Somatic cell nuclear transfer followed by CRIPSR/Cas9 microinjection results in highly efficient genome editing in cloned pigs

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Abstract

© 2016 by the authors; licensee MDPI, Basel, Switzerland. The domestic pig is an ideal “dual purpose” animal model for agricultural and biomedical research. With the availability of genome editing tools such as clustered regularly interspaced short palindromic repeat (CRISPR) and associated nuclease Cas9 (CRISPR/Cas9), it is now possible to perform site-specific alterations with relative ease, and will likely help realize the potential of this valuable model. In this article, we investigated for the first time a combination of somatic cell nuclear transfer (SCNT) and direct injection of CRISPR/Cas ribonucleoprotein complex targeting GRB10 into the reconstituted oocytes to generate GRB10 ablated Ossabaw fetuses. This strategy resulted in highly efficient (100%) generation of biallelic modifications in cloned fetuses. By combining SCNT with CRISPR/Cas9 microinjection, genome edited animals can now be produced without the need to manage a founder herd, while simultaneously eliminating the need for laborious in vitro culture and screening. Our approach utilizes standard cloning techniques while simultaneously performing genome editing in the cloned zygotes of a large animal model for agriculture and biomedical applications.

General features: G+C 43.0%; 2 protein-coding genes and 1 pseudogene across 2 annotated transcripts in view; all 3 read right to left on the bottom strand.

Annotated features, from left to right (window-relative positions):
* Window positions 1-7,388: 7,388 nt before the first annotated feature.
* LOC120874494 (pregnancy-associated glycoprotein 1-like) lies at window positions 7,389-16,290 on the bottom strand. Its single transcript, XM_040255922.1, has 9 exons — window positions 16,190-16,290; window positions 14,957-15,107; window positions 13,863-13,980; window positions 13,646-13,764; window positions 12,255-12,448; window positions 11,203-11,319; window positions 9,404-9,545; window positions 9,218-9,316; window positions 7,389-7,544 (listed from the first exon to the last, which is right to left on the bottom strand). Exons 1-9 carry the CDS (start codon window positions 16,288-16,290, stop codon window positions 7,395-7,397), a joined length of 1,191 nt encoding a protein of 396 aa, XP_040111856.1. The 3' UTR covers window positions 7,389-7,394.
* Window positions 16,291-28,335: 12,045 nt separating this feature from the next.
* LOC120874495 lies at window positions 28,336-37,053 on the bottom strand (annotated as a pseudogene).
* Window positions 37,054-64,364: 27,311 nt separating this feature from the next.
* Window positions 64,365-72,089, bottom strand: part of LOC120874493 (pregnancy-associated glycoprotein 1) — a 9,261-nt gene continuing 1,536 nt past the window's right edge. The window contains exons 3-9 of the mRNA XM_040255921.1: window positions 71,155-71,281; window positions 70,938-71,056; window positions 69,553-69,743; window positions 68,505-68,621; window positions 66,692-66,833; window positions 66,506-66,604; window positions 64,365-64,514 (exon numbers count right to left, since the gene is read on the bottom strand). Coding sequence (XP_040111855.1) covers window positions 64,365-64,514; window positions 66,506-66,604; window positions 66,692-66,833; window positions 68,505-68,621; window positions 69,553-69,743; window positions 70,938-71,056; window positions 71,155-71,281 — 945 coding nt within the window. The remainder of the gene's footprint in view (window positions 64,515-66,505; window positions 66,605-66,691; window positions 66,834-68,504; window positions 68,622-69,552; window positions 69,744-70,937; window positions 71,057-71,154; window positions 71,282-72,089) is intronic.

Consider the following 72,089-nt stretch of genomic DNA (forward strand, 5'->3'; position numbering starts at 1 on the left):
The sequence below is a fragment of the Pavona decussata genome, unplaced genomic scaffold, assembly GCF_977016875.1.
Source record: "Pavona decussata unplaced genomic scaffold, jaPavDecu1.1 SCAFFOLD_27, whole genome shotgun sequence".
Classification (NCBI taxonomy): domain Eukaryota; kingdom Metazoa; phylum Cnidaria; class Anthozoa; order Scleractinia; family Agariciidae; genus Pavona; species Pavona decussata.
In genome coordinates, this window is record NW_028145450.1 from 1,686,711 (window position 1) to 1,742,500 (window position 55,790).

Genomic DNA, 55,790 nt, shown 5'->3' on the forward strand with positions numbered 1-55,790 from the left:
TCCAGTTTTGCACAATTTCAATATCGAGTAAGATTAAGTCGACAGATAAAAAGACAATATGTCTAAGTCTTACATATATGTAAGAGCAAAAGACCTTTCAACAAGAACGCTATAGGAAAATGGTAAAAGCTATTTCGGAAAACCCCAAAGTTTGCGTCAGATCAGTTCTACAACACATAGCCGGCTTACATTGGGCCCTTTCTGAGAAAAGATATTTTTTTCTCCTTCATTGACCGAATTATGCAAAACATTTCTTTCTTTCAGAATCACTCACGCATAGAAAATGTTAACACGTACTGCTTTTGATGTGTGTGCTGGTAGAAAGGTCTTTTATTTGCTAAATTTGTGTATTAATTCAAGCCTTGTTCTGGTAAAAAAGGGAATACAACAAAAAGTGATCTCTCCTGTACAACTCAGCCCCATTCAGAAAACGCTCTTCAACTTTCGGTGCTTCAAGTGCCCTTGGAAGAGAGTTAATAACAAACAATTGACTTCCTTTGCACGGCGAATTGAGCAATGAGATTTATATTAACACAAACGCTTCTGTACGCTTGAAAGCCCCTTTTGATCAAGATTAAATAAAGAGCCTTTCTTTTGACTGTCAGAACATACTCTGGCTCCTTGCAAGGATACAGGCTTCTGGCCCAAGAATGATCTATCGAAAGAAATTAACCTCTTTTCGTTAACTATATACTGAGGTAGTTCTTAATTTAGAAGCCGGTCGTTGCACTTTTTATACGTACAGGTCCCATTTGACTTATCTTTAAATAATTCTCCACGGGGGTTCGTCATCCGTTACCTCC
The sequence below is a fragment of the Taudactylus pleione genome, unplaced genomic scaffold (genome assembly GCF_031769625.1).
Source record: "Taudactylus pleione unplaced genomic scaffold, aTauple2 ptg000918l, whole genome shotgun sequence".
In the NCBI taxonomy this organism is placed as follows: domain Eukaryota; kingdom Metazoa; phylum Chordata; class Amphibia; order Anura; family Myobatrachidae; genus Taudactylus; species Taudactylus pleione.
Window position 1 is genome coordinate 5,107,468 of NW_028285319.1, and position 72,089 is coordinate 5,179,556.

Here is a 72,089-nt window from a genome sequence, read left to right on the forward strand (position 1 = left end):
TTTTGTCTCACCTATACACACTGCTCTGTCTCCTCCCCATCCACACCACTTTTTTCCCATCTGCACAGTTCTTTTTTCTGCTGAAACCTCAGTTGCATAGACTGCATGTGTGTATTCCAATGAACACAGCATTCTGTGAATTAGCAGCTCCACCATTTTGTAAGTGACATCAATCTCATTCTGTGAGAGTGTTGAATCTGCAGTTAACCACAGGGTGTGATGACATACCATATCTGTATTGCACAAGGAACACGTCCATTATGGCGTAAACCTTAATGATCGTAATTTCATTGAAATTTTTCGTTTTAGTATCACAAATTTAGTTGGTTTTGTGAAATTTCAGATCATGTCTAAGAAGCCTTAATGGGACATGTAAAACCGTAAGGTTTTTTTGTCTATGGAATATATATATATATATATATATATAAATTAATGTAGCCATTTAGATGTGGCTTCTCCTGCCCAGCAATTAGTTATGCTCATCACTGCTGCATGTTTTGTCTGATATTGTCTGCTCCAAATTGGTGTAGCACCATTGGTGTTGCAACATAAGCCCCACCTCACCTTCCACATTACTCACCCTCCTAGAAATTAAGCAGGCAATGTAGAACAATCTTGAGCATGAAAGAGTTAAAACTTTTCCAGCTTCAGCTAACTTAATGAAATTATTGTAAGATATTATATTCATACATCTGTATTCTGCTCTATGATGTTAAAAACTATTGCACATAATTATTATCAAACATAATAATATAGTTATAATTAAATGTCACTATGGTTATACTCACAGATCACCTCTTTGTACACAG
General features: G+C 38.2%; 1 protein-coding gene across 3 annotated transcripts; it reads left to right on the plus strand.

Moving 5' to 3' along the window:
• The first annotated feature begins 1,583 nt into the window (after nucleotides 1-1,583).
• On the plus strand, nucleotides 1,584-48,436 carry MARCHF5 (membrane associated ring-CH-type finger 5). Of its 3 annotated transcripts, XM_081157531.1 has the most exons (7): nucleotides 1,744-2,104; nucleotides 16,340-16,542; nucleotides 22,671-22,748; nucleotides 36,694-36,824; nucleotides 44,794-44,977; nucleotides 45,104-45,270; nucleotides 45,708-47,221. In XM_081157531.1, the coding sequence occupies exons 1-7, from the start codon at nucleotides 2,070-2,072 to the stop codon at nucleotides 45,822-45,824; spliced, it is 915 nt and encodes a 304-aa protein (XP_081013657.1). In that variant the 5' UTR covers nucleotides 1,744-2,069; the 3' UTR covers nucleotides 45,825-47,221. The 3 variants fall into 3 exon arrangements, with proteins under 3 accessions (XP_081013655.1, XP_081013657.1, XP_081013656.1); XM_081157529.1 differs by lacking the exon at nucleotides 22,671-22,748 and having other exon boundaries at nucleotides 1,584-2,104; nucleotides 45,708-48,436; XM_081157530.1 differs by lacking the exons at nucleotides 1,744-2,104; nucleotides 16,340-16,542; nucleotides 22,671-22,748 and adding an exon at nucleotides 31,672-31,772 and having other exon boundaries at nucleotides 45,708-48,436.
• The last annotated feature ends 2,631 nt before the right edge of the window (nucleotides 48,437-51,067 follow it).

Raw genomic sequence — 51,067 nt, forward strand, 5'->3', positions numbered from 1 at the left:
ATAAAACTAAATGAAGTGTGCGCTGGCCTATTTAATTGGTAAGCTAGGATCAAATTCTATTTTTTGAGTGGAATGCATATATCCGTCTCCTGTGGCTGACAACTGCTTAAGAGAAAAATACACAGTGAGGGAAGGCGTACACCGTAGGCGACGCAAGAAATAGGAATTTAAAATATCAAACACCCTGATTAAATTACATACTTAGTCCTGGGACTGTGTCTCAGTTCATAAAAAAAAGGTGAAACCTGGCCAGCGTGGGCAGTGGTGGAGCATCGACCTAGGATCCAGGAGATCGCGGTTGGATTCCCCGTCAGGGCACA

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APA

Sheets, T. P., Park, C. H., Park, K. E., Powell, A., Donovan, D. M., & Telugu, B. P. (2016). Somatic cell nuclear transfer followed by CRIPSR/Cas9 microinjection results in highly efficient genome editing in cloned pigs. International Journal of Molecular Sciences, 17(12). https://doi.org/10.3390/ijms17122031

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